How History Set the Stage for Rebellion
by Zoltan Grossman
Published by Portside
March 6, 2011
The Spirit of Wisconsin has inspired millions of Americans,
as labor protests in the state continue to confront union-
busting Governor Scott Walker. Because public employee
unions and public education are under attack across the
country, an immense wave of solidarity has embraced the
Wisconsin Rebellion. People around the U.S. want to learn
the tactics of the uprising to emulate it in their own
states, and learn why Wisconsin's grassroots movement grew
so large, so rapidly.
I am a geography professor (and faculty union member), who
edited an atlas of Wisconsin history, and was active over
three decades in Wisconsin grassroots organizing and media.
I moved six years ago to Olympia, Washington, and now teach
at The Evergreen State College, as a proud member of the
Cheesehead Diaspora. We understand how Wisconsin's rich
social history provides a larger context for the current
Rebellion. A combination of Midwestern progressive values,
alliance building, and community culture have historically
stimulated and shaped grassroots politics in the state. In
our 21st-century society of Big Box stores, it is difficult
to detect histories of resistance, but the Wisconsin
Rebellion shows deeply embedded they still are in many
Wisconsin's history has been one of resistance by people who
banded together to protect what is theirs. Because Native
American nations in the region resisted forced removal to
the West, most managed to remain in their homelands. Most
immigrants to Wisconsin in the 1850s were Germans fleeing
repression after the failed 1848 revolution. As the
Progressive Senator Robert M. LaFollette wrote, Wisconsin
had "a rare and exceptional people. The spirit of liberty
stirring throughout Europe...gave us political refugees who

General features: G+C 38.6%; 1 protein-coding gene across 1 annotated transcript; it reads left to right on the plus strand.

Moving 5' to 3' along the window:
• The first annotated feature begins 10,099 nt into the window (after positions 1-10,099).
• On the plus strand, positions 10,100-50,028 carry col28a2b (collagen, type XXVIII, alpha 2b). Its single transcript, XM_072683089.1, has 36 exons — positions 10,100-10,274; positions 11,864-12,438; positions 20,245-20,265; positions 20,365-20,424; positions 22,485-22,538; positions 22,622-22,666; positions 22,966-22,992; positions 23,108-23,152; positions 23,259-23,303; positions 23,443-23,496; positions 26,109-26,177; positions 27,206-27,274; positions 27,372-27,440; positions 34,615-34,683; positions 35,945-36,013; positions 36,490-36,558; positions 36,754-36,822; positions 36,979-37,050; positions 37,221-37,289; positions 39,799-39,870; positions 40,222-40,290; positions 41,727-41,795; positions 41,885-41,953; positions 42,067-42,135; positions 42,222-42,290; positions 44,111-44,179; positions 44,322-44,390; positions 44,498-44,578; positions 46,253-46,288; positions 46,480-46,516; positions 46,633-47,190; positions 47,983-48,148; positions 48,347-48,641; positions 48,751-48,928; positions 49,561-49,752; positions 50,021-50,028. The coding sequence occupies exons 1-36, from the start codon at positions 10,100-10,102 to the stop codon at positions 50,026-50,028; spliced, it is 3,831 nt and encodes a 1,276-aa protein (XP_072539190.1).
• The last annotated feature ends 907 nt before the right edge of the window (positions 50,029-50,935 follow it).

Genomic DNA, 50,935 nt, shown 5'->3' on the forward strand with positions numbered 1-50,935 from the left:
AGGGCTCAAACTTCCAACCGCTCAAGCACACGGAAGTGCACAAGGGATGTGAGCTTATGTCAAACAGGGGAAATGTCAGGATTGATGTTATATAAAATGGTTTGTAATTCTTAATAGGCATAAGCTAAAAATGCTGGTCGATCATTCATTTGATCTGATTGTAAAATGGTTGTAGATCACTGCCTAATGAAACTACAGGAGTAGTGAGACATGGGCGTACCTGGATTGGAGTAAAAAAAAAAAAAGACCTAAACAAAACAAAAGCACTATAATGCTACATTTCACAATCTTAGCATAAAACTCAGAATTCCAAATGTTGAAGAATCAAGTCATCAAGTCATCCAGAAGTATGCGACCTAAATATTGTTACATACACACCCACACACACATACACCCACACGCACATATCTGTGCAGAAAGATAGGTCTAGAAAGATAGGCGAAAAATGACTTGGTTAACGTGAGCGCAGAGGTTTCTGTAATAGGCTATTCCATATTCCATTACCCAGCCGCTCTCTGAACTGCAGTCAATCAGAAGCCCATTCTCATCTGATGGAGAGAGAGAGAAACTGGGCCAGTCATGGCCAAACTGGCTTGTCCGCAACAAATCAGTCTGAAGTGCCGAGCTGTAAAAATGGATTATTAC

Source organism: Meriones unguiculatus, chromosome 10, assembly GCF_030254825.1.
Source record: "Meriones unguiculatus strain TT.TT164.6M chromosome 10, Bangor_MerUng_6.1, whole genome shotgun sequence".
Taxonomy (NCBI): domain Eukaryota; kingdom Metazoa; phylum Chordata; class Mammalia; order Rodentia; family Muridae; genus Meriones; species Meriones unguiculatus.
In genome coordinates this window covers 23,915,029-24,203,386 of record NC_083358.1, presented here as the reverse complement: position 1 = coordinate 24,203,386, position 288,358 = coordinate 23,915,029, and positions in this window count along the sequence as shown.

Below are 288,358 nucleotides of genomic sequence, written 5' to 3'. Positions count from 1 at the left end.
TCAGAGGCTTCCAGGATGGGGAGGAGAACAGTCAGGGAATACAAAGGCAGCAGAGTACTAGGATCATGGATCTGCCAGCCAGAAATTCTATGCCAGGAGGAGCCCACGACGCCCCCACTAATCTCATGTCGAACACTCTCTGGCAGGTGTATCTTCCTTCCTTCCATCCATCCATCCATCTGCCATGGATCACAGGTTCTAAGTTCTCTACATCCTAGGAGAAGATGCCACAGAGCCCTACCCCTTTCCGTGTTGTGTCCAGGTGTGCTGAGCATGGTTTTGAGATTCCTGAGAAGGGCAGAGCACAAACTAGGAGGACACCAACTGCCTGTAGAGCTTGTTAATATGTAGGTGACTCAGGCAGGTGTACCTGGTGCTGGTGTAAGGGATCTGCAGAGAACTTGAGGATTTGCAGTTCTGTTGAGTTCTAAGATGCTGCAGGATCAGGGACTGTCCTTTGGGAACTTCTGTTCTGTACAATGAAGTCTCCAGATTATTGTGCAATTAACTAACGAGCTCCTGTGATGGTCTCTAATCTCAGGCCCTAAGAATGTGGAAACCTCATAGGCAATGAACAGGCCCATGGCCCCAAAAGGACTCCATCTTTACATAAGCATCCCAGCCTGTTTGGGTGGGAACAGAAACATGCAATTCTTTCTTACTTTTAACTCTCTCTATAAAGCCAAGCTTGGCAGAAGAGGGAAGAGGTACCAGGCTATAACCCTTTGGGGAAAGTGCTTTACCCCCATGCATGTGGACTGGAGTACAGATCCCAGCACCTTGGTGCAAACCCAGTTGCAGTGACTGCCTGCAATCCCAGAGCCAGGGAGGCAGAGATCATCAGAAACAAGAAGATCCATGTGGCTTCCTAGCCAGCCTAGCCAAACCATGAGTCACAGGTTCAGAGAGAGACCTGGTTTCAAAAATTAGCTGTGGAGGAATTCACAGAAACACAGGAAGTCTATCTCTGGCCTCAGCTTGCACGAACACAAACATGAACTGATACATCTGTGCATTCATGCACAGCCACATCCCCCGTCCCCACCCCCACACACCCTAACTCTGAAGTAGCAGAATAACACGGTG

were patriots and hardy peasants, seeking free government."
Like elsewhere in the country, Milwaukee workers struck for
an 8-hour day in 1886, and lost seven workers in the
infamous Bay View Massacre. Populist farmers took on the
railroad companies during the 1890s Depression, sparking the
formation of a Progressive Republican movement that briefly
took power in the 1910s. The Progressive Party split from
the Republicans and took power during the 1930s Depression
(like the Farmer-Labor Party in Minnesota), and dairy
farmers launched "milk strikes" against creamery middlemen
that were off skimming off their income.
Unemployment benefit and workers' comp laws, vocational
schools, and the AFSCME public employee union all started in
Wisconsin. After World War II, the Left-Populism of the
LaFollette family lost its competition with the Right-
Populism of Joe McCarthy (who resembles today's Tea
Partiers). But Wisconsin leaders of all political stripes
still had to appeal to the "common people" and Milwaukee
elected Socialist mayors all through the 1950s.
The trend continued into the 1960s-70s with the strong
antiwar movement that resisted the Vietnam "War at Home,"
into the 1980s with the anti-apartheid and family farm
movements (which besieged the Capitol), and into the
1990s-2000s with rural environmental alliances against
mining, energy and water corporations. Even many
conservative-looking Wisconsin citizens have an ingrained
Wisconsin people have a pride in their own communities--
particularly in farm and union households--that is often
stronger than their loyalty to political parties or
bureaucratic nonprofits. Even the professional football team
is owned by the People, and some of its players are now
joining the Rebellion. This is the history that Scott Walker
is running up against, and he is not as skillful as previous
Republican governors at playing this game.
The geography of Wisconsin also offers opportunities to
bring together people from different walks of life. The
state is a meeting ground of the agricultural Midwest,
industrial Great Lakes, and resource-based Northwoods.
Building statewide movements is a challenging exercise in
intersecting different economies, historical experiences,
class and ethnic/racial identities, and generations.
The 1990s statewide anti-mining movement transcended these
divides, bringing together environmentalists with unionists,
urban students with rural residents, and Native American
nations with their former enemies in white sportfishing
groups. They were all united in their concern for clean
water, and their powerful alliance defeated Exxon and the
world's largest mining companies. The chairman of a county
Republican Party once set up a table at his county fair,
took off the brochures for the pro-mining Republican
governor, and substituted them with leaflets against Exxon.
It seemed unusual when Wisconsin police officers refused to
arrest Capitol protesters and instead joined them. In
Washington state, everyone assumed that the cops would
attack protesters, as they often do here. In that kind of
atmosphere, it is easy to quickly dehumanize your enemy, and
polarize a conflict. It is rarely understood that people's
brains have multiple impulses, often resulting in